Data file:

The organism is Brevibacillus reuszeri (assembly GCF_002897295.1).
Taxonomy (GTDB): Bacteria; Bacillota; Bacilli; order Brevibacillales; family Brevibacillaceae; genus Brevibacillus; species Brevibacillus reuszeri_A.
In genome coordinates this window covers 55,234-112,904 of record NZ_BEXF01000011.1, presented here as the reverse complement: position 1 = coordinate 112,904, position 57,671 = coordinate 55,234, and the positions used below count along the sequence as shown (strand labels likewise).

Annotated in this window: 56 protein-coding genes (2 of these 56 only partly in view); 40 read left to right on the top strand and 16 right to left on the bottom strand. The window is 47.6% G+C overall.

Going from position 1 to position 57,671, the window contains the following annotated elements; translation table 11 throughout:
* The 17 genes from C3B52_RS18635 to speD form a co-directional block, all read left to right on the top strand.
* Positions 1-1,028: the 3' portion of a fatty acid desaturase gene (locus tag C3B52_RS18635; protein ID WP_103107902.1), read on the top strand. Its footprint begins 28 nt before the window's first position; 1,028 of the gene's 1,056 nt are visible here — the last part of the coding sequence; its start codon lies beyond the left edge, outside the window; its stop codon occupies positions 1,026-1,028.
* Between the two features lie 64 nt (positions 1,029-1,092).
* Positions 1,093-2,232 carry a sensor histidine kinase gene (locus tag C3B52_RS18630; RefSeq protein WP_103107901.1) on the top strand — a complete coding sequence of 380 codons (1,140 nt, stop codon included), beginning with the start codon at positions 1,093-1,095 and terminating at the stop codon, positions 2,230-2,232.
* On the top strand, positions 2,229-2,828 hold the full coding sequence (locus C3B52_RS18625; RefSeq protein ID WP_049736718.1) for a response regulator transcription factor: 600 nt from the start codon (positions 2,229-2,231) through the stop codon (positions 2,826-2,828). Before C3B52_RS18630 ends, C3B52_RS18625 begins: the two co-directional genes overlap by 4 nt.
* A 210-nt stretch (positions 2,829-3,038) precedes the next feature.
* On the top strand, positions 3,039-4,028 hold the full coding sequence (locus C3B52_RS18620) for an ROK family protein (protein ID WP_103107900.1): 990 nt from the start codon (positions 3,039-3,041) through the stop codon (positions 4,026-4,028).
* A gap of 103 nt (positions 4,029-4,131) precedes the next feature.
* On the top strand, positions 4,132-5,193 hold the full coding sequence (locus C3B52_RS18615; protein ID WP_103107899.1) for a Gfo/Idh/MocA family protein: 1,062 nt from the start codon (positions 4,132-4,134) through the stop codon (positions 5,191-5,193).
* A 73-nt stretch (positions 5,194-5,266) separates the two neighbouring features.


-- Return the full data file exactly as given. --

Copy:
The organism is Brevibacillus reuszeri (assembly GCF_002897295.1).
Taxonomy (GTDB): Bacteria; Bacillota; Bacilli; order Brevibacillales; family Brevibacillaceae; genus Brevibacillus; species Brevibacillus reuszeri_A.
In genome coordinates this window covers 55,234-112,904 of record NZ_BEXF01000011.1, presented here as the reverse complement: position 1 = coordinate 112,904, position 57,671 = coordinate 55,234, and the positions used below count along the sequence as shown (strand labels likewise).

Annotated in this window: 56 protein-coding genes (2 of these 56 only partly in view); 40 read left to right on the top strand and 16 right to left on the bottom strand. The window is 47.6% G+C overall.

Going from position 1 to position 57,671, the window contains the following annotated elements; translation table 11 throughout:
* The 17 genes from C3B52_RS18635 to speD form a co-directional block, all read left to right on the top strand.
* Positions 1-1,028: the 3' portion of a fatty acid desaturase gene (locus tag C3B52_RS18635; protein ID WP_103107902.1), read on the top strand. Its footprint begins 28 nt before the window's first position; 1,028 of the gene's 1,056 nt are visible here — the last part of the coding sequence; its start codon lies beyond the left edge, outside the window; its stop codon occupies positions 1,026-1,028.
* Between the two features lie 64 nt (positions 1,029-1,092).
* Positions 1,093-2,232 carry a sensor histidine kinase gene (locus tag C3B52_RS18630; RefSeq protein WP_103107901.1) on the top strand — a complete coding sequence of 380 codons (1,140 nt, stop codon included), beginning with the start codon at positions 1,093-1,095 and terminating at the stop codon, positions 2,230-2,232.
* On the top strand, positions 2,229-2,828 hold the full coding sequence (locus C3B52_RS18625; RefSeq protein ID WP_049736718.1) for a response regulator transcription factor: 600 nt from the start codon (positions 2,229-2,231) through the stop codon (positions 2,826-2,828). Before C3B52_RS18630 ends, C3B52_RS18625 begins: the two co-directional genes overlap by 4 nt.
* A 210-nt stretch (positions 2,829-3,038) precedes the next feature.
* On the top strand, positions 3,039-4,028 hold the full coding sequence (locus C3B52_RS18620) for an ROK family protein (protein ID WP_103107900.1): 990 nt from the start codon (positions 3,039-3,041) through the stop codon (positions 4,026-4,028).
* A gap of 103 nt (positions 4,029-4,131) precedes the next feature.
* On the top strand, positions 4,132-5,193 hold the full coding sequence (locus C3B52_RS18615; protein ID WP_103107899.1) for a Gfo/Idh/MocA family protein: 1,062 nt from the start codon (positions 4,132-4,134) through the stop codon (positions 5,191-5,193).
* A 73-nt stretch (positions 5,194-5,266) separates the two neighbouring features.